Sundance Film Festival: If you weren’t already convinced of Garrett Hedlund‘s talent before, just wait until you see “Burden.”
“Burden” comes from first time writer and director Andrew Heckler whose previous work involves acting in film and television. Heckler learned the story of Mike Burden in the late 1990s and became fascinated with the story of a young man, raised in the KKK, who ultimately turned his life around and learned how to love.
Garrett Hedlund plays Mike Burden with such care that one can’t help but hope for his redemption. Mike does terrible things to people. He and his adopted family open a KKK museum; he beats someone nearly to death because of his race; he proudly dons his robe and attends his Klan rallies. And yet, even when he seems fully committed to these awful moments, Hedlund knows there is something brewing beneath the surface and he allows the smallest of glimpses. Garrett Hedlund is proving himself to be one of the finest actors of his time.
And, of course, everything changes because of a girl. Judy (Andrea Riseborough), more specifically. She is a single mother in search of something secure for her son Franklin (Taylor Gregory). She falls in love easily with Mike and his quiet manner, but when she learns of his Klan ties, she commands him to choose the Klan or her. Riseborough’s performance is every bit as committed as Hedlund’s. She is great in this part, as a desperate mother, but also as a woman who is simply fed up. With relationships, with people, with nothing ever going her way.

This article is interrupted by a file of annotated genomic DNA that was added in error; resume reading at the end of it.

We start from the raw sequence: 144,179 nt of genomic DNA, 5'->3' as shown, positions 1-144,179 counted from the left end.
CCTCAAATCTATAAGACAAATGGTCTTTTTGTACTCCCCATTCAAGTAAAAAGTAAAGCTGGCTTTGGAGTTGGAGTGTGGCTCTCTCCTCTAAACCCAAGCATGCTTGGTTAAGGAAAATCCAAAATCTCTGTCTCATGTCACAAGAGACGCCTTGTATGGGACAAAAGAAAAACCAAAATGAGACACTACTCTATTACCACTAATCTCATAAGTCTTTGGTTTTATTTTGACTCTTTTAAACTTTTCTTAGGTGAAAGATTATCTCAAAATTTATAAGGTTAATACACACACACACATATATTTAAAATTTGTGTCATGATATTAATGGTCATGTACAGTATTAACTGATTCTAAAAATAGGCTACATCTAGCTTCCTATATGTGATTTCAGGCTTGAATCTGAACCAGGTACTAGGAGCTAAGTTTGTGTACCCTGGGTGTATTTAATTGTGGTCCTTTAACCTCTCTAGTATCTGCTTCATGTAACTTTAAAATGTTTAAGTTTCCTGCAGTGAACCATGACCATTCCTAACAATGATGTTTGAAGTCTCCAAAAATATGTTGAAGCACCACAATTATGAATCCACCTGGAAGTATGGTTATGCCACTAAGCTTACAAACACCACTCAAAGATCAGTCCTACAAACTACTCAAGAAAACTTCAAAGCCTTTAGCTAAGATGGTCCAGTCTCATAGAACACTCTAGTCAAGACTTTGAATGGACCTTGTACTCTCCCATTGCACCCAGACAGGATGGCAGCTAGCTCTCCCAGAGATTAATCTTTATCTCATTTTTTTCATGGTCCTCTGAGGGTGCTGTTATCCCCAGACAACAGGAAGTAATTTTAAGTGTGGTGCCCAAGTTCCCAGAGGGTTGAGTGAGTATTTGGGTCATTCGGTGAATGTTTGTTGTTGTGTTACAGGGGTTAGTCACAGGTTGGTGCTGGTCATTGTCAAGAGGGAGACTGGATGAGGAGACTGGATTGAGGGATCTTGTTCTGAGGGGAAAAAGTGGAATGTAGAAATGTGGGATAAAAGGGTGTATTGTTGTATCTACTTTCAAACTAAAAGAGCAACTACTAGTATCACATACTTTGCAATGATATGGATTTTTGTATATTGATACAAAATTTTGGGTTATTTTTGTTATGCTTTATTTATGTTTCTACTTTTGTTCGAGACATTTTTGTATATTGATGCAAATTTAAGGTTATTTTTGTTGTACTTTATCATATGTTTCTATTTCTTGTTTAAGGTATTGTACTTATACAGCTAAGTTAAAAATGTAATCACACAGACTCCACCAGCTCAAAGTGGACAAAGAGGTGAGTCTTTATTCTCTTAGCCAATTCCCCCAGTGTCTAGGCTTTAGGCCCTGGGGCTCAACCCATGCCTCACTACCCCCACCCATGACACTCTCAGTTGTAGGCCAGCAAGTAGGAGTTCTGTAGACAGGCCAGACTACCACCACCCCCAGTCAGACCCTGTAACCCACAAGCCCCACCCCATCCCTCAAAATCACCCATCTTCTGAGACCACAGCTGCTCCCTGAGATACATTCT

Tom Wilkinson is also intense and terrifying as Tom Griffin, the man who raised Mike after his father died. As the patriarch of his dysfunctional KKK family, he is a man with deep ties to the town, with the police in his pocket. To cross him is to do so at your own peril, and that is not hyperbole.
Forest Whitaker is great, too, as the Reverend Kennedy. At first, his level of intensity doesn’t seem to fit in with the tone of the film. But it becomes apparent that Reverend Kennedy really is just more intense than everyone around him most of the time. Right at the moment his prayers and pleas start to feel too repetitive, he has a bit of a breakdown. Whitaker in that moment is so pure and honest.
The rest of the cast is made up of a collection of talented actors who might be a bit underutilized. Tess Harper, Usher Raymond IV, Austin Hébert, and Dexter Darden all make good use of their screen time.
What is interest about those actors feeling underutilized is the fact that the film’s one major flaw is that it feels too long. And it is. At 2 hours and 9 minutes, the film needed to be trimmed by at least 15 minutes. Some scenes drag a bit. Certain sequences intended to serve as flashbacks feel a bit out of place.
But overall, this is a story that is infuriating and beautiful. The fact that it’s true makes the journey worth it. Even when it is hard to watch—and it sometimes is—this is a story we need right now. In a world that is becoming increasingly divided over arbitrary things, it’s good to see an example of love overcoming hate.
There is no more important message now than that.